When I was growing up I was attracted to excitement. I guess it was wanting a ‘bigger life’ and excitement felt like that, a little dangerous, a little sexy and a little like the ladies wearing those cocktail rings, doing something you shouldn’t do whether it was going to a party you shouldn’t be going to, hitchhiking to see Barnesy at the Kempsey RSL (sorry mum never told you about that) and being attracted to the funster men (mostly proved to be heartbreakers and very unreliable)!
When my sisters started having babies I was the most excited Aunty on the planet. They did the most amazing job being mums whilst I was still kicking around Sydney single, a little lost in a life that didn’t feel that exciting. How did the girl with the cocktail ring fantasy end up single at 35, in a job with a grinding routine, pretty much conforming to the norms of society!!!!! What happened to that bigger life?
Well, I took my Aunty duties very seriously and packed as much fun into our lives as we could when I still lived in Sydney near these beautiful poppets. We would go to the pool together, dine in Darlinghurst (aka sip a babycino) and I would just love to look at these beautiful creatures and watch them grow.
A lot has happened in between and last night (aka 19 years living in Europe) and one of these poppets was in Paris this week and is now a grown, beautiful woman. I took her on one of my favourite tours around my local area in Paris, starting with a coffee at Caffe Tortoni and little something from Bully, off to see an exhibition of Elliott Erwitt, we dropped into Merci to check the wares and then weaved our way through the cobbled streets of the Marais eating Pierre Hermé macaroons on the hop before delving into Eataly just to please my Italian heart.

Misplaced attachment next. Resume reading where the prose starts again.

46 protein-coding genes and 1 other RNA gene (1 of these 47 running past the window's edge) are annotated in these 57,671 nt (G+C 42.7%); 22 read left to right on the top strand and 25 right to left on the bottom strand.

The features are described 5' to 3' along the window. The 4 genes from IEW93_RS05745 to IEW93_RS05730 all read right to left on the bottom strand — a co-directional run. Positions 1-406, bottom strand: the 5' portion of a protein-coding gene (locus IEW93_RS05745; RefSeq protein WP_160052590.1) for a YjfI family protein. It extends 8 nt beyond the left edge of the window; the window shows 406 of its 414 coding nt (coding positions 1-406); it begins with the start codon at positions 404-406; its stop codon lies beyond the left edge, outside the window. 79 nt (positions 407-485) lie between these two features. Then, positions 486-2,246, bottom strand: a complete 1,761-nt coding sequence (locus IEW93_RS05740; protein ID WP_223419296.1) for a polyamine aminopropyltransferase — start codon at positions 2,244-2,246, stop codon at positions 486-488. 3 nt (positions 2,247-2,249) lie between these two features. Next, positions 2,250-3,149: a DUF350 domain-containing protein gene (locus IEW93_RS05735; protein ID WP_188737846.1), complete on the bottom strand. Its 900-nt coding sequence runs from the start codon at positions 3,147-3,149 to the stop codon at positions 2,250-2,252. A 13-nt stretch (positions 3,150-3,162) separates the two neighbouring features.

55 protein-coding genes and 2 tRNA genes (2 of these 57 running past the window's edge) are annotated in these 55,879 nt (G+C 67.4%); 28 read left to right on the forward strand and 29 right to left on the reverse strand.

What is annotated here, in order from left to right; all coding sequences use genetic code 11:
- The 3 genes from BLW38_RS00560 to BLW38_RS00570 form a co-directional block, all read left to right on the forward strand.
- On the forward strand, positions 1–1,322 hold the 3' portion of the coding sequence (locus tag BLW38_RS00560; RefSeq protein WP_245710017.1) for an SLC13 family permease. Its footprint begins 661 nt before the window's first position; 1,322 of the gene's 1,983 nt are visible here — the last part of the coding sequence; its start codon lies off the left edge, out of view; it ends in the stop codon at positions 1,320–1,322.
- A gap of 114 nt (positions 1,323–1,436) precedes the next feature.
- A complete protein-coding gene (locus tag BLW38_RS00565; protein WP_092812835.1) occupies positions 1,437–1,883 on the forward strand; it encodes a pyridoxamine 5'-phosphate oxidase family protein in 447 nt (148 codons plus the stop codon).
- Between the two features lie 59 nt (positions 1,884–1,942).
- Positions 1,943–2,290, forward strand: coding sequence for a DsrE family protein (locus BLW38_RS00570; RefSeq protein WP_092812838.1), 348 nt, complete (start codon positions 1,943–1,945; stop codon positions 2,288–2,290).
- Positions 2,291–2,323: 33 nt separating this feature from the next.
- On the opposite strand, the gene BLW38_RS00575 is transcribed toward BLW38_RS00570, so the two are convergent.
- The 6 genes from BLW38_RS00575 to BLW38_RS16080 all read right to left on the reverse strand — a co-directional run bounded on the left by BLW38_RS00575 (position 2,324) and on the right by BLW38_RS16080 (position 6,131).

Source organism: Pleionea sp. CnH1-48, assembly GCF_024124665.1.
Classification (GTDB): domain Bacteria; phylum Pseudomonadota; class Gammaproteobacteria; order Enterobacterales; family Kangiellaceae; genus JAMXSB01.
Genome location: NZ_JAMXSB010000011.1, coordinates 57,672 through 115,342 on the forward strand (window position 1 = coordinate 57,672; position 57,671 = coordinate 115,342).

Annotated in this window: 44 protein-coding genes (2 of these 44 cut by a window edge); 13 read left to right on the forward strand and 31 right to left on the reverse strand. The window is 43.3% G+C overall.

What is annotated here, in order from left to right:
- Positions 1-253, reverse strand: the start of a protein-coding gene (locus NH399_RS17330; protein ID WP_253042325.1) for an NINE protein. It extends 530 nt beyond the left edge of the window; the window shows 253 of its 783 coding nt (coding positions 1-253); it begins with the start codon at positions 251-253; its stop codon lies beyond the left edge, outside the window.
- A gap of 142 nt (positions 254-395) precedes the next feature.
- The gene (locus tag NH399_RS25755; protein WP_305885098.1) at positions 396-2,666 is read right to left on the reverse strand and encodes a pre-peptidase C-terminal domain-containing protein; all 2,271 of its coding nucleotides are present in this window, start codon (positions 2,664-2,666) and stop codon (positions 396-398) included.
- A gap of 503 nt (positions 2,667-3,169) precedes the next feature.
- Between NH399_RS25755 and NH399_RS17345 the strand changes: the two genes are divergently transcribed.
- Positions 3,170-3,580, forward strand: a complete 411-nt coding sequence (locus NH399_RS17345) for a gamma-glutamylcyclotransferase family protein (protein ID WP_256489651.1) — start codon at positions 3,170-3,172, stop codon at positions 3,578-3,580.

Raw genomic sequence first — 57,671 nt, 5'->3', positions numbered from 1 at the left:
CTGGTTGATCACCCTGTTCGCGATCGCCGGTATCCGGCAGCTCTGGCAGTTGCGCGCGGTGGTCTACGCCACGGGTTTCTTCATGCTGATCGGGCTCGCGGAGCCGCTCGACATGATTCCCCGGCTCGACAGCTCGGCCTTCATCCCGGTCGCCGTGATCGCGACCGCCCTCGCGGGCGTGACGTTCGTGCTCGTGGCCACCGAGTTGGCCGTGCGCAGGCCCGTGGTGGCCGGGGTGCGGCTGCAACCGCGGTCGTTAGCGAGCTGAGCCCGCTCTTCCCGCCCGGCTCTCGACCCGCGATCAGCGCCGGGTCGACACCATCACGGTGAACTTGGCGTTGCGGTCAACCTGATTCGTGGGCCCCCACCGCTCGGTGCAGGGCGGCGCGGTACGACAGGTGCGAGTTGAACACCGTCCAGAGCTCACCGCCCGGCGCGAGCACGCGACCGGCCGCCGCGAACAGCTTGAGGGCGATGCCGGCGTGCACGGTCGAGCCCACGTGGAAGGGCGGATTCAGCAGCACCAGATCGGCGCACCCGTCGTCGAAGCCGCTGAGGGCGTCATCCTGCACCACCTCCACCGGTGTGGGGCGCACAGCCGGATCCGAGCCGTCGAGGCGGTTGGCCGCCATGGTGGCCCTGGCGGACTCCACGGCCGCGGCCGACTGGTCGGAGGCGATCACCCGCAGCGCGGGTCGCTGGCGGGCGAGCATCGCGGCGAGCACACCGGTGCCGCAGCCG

We watched Jessica Chastain shooting a movie on the corner of Rue du Pont Louis-Philippe and then we headed to the river and found two empty beach chairs (modern miracle) on 29-degree days and drank Aperol Spritz as the sun went down along the Seine with the whole of Paris.
There was a moment that I looked at my beautiful niece Isabella and got choked up at her beauty, intelligence and kindness and with all my heart and felt grateful to share this moment with her.
I reached down to get something out of my bag and I saw my handful of big rings, you could almost call them cocktail rings on my leopard print dress and I was wonderstruck — sitting on the edge of the Seine in the spectacular afternoon light watching the sun going down behind Pont Louise Philippe, I realised I had become the little girl in my childhood dream without even noticing. I was no longer watching from the front row I was her and ever so naughty!
The spirit of the unconventional girl may have been covered up for the best part of 20 years in the middle of my life whilst I lived the wrong life for me but she triumphed in the end. My spirit kept whispering in my ears all these years and like the words in my own jumbled Cat Stevens song (needs to sung to The Cat’s in the Cradle) I formed my own lyrics as I headed home.